Statistics

### What Do Subsets Mean in Statistics?

This article explains what subsets are in statistics and why they are important. You’ll learn about different types of subsets with formulas and examples for each.

#### Sarah Thomas

Subject Matter Expert

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## What Is a Subset?

## Types of Subsets

## What Are the Subsets Symbols?

## Subsets and Supersets

## How Many Subsets Are in a Set?

## What Is the Power Set of a Set?

## Subset FAQs

### What Is the Definition of Subset?

### What Is Set Theory?

### Can a Set Be a Subset of Itself?

### Is the Null or Empty Set Considered a Subset?

### How Can You Figure Out How Many Subsets a Set Has?

### How Many Subsets Does the Null Set Have?

### What Are Some Examples of Subsets?

### How Do You Represent a Subset in a Venn Diagram?

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Outlier Articles Home# What Do Subsets Mean in Statistics?

## Sarah Thomas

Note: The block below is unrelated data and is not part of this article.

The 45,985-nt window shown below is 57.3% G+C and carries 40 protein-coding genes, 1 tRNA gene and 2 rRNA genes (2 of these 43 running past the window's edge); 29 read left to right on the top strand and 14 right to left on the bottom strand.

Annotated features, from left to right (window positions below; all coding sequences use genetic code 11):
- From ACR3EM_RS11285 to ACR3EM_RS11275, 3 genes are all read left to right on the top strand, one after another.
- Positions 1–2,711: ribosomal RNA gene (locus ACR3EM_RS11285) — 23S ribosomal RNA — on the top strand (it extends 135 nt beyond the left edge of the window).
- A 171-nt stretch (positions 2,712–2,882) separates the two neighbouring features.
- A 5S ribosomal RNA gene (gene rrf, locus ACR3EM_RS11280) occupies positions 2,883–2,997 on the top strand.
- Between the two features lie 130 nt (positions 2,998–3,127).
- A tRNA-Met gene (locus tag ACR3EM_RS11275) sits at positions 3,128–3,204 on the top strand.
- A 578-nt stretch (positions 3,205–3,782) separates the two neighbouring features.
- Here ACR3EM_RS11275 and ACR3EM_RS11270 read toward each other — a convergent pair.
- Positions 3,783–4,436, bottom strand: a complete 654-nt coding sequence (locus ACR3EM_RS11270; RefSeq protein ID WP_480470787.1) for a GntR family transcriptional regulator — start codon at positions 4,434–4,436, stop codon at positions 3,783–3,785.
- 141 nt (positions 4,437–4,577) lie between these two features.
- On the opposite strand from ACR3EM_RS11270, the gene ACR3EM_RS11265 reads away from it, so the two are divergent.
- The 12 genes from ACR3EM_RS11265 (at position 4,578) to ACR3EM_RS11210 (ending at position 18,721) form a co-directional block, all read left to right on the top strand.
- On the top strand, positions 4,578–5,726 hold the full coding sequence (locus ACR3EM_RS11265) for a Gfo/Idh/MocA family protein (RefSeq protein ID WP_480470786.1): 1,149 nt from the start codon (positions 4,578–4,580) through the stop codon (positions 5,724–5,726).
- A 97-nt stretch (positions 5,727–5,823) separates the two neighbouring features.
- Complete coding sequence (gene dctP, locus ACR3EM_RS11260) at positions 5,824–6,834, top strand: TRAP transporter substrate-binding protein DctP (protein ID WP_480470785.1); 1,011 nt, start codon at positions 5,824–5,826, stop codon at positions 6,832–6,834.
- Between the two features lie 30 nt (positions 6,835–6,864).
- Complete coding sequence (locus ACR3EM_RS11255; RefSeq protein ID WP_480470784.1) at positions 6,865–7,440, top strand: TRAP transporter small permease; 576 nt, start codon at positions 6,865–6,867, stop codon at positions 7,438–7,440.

Statistics

07.07.2022 • 7 min read

Subject Matter Expert

This article explains what subsets are in statistics and why they are important. You’ll learn about different types of subsets with formulas and examples for each.

In This Article

Set theory is fundamental to mathematics. Mathematicians, statisticians, and data scientists use it, but can you? Of course. Anyone can learn the basics. Let’s explore how sets and subsets define, group, and organize mathematical objects.

In statistics, a set is a collection of objects. The objects can be letters, numbers, shapes, symbols, or any other mathematical object. When we take a set apart, those smaller pieces are subsets.

A subset is a set made up of elements within another set. More formally, a set, B, is a subset of another set, A, if all elements in B are also in A.

Here are some examples: